Some outsiders to keep an eye on for finishing in or around the top 5 include; Thomas, Uttrup Ludwig and Cordon.

Prediction

For the TTTs I thought they were both two-horse races and in the end it was the third favourite who ended up winning. Tomorrow looks like a one-horse race but with a few riders who are ready to pounce. It will be incredibly tough to beat van Vleuten but I think it might actually happen and we’ll see van der Breggen take the win!

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I think she has timed her peak perfectly for this week and if she is at a similar level to her Spring campaign where she just rode away from everyone – the course will be a piece of cake for her.

Van Vleuten to come second with Neben rounding out the podium in third.

Betting

Another race that I can lose some money on!

Win only markets for the race and given that AVV is still the favourite, I don’t want to go wild with them.

1.5pt WIN AVDB @ 5/1 (Bet365/Ladbrokes)

Some H2H do entice me though.

4pts WIN van der Breggen to beat Van Dijk @ 3/4 (Unibet)

2pts WIN Neben to beat Van Dijk @ 7/2 (B365) – the price is just too big for a wax on year

Thanks as always for reading. Who do you think will win tomorrow? Anyway,

Those were My Two Spokes Worth.

 

GP de Plouay 2018 Preview

The last “hilly” one-day race of the year returns tomorrow, as the women’s peloton gears up towards the World Championships in Innsbruck which start in just under a month. GP de Plouay is often one of the most hotly contested races of the year, always providing some tense and tactical action. In 2017 we saw Deignan and Ferrand Prevot escape late on in the day, working together until the final few hundred metres where the strength of the Boels rider would ultimately shine through, as she took a comfortable win in the end.

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Ferrand Prevot held on for second, with Mitchelton’s Sarah Roy taking home the reduced bunch sprint for third place.

With Deignan not here this year, for obvious reasons, there is a chance we could see a new winner tomorrow. However, with Marianne Vos in her current form then we might not! Or of course Eugenia Bujak could repeat that fairly surprising 2016 win but that is a little less likely…

First though, let’s have a look at what is in store for the riders tomorrow.

The Route

A carbon copy of last year’s route pretty much. No excuses for not knowing it!

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The riders will take on a circuit around Plouay with the focal point of the course being two climbs. The first of which, the Côte de Bois de Kerlucas, comes pretty much from the gun and will kick the action off straight away. It’s not an overly difficulty climb at an average of 5.1% for a kilometre, but expect it to be raced almost full gas every lap.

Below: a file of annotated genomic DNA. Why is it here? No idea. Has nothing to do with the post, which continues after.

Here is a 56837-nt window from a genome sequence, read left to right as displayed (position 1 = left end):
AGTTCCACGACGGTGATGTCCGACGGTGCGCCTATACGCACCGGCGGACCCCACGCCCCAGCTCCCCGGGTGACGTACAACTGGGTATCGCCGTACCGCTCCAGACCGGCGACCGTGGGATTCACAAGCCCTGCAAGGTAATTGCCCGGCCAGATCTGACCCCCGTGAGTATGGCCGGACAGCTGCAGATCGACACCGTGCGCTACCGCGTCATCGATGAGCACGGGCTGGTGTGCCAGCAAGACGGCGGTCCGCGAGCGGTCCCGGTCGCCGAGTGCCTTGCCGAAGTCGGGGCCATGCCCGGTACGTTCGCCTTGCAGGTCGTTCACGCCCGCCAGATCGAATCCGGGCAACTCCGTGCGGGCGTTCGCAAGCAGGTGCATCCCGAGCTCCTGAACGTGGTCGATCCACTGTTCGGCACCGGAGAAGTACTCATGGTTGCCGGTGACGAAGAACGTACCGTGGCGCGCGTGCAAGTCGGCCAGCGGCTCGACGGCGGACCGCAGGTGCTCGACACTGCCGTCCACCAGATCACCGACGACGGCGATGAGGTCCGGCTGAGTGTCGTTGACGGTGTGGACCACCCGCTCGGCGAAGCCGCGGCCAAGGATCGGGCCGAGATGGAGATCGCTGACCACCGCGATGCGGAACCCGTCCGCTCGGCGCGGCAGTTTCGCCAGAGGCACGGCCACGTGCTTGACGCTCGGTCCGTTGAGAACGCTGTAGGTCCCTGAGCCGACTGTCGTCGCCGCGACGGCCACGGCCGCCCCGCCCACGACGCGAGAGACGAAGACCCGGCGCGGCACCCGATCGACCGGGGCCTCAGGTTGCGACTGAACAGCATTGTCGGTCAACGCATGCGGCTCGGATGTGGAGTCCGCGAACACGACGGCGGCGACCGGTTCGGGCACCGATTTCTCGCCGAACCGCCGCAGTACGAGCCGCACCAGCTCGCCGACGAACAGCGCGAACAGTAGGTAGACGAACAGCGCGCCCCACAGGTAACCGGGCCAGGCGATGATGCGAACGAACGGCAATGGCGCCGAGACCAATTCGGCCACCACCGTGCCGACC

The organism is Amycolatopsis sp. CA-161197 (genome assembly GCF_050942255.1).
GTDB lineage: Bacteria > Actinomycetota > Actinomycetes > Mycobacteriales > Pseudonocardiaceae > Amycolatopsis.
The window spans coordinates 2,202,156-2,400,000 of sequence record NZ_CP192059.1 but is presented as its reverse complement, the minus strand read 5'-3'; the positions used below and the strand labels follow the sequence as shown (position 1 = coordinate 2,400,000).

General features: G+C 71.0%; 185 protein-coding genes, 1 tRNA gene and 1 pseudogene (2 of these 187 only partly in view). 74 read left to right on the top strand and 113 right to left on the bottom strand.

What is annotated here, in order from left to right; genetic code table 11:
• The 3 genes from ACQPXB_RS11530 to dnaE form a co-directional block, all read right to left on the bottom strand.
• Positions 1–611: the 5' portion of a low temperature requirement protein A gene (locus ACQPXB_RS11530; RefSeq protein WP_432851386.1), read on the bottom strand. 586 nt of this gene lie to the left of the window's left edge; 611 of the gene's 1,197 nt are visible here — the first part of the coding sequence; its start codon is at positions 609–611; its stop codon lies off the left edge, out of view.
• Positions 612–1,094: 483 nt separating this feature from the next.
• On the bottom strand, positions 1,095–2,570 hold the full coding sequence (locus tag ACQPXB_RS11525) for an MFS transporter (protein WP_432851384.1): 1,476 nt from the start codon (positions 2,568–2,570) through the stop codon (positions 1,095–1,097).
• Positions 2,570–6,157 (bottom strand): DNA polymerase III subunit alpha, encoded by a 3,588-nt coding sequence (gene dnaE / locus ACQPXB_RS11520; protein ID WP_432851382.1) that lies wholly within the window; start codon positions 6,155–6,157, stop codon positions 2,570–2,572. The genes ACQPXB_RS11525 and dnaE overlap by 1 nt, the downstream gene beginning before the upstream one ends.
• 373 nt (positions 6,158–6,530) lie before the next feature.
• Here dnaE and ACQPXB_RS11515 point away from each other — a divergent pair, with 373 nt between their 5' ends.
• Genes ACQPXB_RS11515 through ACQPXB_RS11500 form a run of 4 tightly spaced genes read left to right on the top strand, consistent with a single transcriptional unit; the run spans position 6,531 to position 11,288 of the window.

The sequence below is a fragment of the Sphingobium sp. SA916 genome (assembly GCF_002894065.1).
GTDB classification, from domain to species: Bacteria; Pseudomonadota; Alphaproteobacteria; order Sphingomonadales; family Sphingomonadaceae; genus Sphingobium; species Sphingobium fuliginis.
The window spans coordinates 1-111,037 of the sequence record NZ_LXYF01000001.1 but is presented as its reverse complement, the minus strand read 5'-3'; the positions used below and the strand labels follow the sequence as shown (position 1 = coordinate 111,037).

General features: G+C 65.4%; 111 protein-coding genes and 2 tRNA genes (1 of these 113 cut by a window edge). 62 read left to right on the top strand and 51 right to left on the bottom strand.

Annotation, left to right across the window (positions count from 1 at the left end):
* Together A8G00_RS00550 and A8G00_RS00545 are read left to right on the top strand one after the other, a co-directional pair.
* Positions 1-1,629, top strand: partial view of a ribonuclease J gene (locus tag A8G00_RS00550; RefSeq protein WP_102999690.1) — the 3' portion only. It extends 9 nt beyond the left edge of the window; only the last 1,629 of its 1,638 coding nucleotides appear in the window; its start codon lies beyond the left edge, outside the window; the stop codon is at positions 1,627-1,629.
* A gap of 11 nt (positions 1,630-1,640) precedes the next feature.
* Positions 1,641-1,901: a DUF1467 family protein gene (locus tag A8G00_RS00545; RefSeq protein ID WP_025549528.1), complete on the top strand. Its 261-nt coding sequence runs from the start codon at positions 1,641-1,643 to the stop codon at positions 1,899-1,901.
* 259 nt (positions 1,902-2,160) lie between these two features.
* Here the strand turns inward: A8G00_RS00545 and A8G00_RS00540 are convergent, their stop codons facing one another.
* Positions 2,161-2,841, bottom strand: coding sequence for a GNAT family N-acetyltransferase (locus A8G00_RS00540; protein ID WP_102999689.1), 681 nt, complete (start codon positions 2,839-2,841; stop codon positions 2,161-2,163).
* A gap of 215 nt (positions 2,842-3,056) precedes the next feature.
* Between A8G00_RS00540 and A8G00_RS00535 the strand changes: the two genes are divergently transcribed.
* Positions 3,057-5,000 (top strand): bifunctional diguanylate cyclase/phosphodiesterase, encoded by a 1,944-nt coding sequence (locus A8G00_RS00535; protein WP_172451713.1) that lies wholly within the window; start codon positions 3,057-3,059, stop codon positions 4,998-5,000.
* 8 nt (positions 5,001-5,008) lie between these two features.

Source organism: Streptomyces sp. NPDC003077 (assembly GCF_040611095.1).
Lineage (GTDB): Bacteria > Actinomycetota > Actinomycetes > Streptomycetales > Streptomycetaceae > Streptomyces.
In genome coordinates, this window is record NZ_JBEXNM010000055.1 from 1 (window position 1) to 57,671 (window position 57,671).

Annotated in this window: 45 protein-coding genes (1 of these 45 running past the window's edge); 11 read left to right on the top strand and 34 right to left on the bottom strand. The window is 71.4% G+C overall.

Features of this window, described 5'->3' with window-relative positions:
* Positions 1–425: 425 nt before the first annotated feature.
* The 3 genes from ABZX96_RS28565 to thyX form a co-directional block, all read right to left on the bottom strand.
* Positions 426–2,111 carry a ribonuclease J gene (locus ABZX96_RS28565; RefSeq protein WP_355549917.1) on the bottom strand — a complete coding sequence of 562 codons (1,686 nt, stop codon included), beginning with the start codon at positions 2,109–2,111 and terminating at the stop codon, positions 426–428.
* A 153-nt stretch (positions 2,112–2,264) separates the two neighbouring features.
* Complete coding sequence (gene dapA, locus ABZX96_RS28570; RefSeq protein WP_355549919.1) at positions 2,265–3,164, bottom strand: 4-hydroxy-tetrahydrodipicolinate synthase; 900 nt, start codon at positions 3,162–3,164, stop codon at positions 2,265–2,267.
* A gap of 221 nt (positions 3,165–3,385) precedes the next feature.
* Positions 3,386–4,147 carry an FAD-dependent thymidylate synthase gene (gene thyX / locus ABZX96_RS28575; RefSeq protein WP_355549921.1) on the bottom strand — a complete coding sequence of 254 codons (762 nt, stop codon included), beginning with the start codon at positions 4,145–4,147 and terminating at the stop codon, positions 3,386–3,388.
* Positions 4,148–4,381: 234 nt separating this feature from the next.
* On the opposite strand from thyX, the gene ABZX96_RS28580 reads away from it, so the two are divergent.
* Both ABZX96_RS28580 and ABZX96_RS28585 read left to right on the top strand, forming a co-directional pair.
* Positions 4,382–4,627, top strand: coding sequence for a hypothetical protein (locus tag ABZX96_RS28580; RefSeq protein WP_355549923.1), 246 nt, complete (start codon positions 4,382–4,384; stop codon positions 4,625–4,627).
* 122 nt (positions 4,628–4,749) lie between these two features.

An important thing to note too is that the road is never really “flat” with it either gradually descending or rising throughout the route. Combining that with the narrow and quite often twisting roads, it is a tough race to keep control of.

The most decisive part of the route though is the final climb: the Côte de Ty Marrec.

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Again, it is not an overly difficult climb but its place on the course means that is raced very fast. With only 3.5km from the summit to the finish line, it means that if a strong group of riders escapes here and co-operates well, then there is no chance to bring them back.

That closing 3.5km is mainly made up of very gradual descent before the final couple hundred metres where the road kicks up ever so slightly to the line. If a group comes to the finish together, that slight rise makes the timing of the sprint more important.

How do you stop Vos?

The question on everyone’s lips going into this race. The Waowdeals rider is on sublime form at the moment, having won in Vargarda and followed that up by just casually winning every stage in Norway, along with the GC, obviously. It wasn’t like she struggled to win the stages too, just scraping by. Nope, quite the opposite really! On the final day of racing in Norway she closed down at least 20 small attacks by my reckoning and she still had enough of a kick to win the bunch sprint. If anyone takes her to the line tomorrow, I don’t care who it is, they lose.

It could be argued that her team is her weakness, but I expect Rowe and Rooijakkers to last quite a while into the race with their leader, especially the former. However, it is possible to isolate her with some aggressive racing. The only issue then is that any aggressive racing will most likely isolate some of the other riders.

Vos has countered this isolation in the past few races by just going on the attack herself, because why not? Whittling down a group to a much more manageable size means that she can follow almost every attack and play the numbers game better. Pulling the old “you have more chance to win now there are less of us” to her fellow escapees when really that isn’t the case.

The only way to beat her in this race is to isolate her and have numbers of your own in the front group. If that is the case, send off repeated attacks until she can’t follow or decides not to follow a group – while the other riders sit on behind her. As strong as she is, she isn’t the best TT rider over a longer distance so it would be hard for her to bring back a group of 3 or so out ahead.

The issue with this plan is that there aren’t many teams here that I could envisage having numerous riders in a front group where Vos doesn’t have a team-mate with her.

Anyway, here goes nothing (probably) and a list of three riders to keep your eye on throughout the day…

Cecilie Ludwig.

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Fast becoming a fan-favourite, the young Danish rider put in a very aggressive and impressive performance at La Course where she went solo on the penultimate climb but was ultimately caught near the top of the last ascent of the day. Equally impressive was her colourful outburst at the end of the stage which was one of the moments of the year: true passion and pride for her sport. Following on from La Course, she was one of the more attacking riders in the recent Crescent Vargarda, where she stuck to Vos’ wheel like glue. Cervélo do have Lepistö for a potential sprint but I think we’ll see Ludwig and Moolman on the attack throughout the afternoon and they arguably form one of the stronger duos to take the race to Vos.